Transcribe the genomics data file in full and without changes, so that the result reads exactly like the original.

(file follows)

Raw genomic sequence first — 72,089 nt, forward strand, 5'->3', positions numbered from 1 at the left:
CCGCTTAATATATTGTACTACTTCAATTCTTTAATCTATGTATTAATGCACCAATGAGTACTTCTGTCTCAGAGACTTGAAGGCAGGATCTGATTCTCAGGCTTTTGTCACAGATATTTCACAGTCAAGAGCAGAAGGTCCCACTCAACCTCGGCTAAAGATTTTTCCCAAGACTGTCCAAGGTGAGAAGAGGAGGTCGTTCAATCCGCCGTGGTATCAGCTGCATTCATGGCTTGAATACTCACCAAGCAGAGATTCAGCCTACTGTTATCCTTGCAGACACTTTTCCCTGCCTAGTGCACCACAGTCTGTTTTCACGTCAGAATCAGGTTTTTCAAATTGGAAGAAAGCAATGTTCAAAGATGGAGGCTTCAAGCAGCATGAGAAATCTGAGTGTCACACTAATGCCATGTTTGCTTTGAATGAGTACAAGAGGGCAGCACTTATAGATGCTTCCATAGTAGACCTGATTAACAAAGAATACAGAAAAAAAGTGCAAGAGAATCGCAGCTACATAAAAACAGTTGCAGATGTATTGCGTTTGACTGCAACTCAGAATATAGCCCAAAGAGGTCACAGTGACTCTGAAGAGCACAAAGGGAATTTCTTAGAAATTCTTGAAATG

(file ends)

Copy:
Raw genomic sequence first — 72,089 nt, forward strand, 5'->3', positions numbered from 1 at the left:
CCGCTTAATATATTGTACTACTTCAATTCTTTAATCTATGTATTAATGCACCAATGAGTACTTCTGTCTCAGAGACTTGAAGGCAGGATCTGATTCTCAGGCTTTTGTCACAGATATTTCACAGTCAAGAGCAGAAGGTCCCACTCAACCTCGGCTAAAGATTTTTCCCAAGACTGTCCAAGGTGAGAAGAGGAGGTCGTTCAATCCGCCGTGGTATCAGCTGCATTCATGGCTTGAATACTCACCAAGCAGAGATTCAGCCTACTGTTATCCTTGCAGACACTTTTCCCTGCCTAGTGCACCACAGTCTGTTTTCACGTCAGAATCAGGTTTTTCAAATTGGAAGAAAGCAATGTTCAAAGATGGAGGCTTCAAGCAGCATGAGAAATCTGAGTGTCACACTAATGCCATGTTTGCTTTGAATGAGTACAAGAGGGCAGCACTTATAGATGCTTCCATAGTAGACCTGATTAACAAAGAATACAGAAAAAAAGTGCAAGAGAATCGCAGCTACATAAAAACAGTTGCAGATGTATTGCGTTTGACTGCAACTCAGAATATAGCCCAAAGAGGTCACAGTGACTCTGAAGAGCACAAAGGGAATTTCTTAGAAATTCTTGAAATG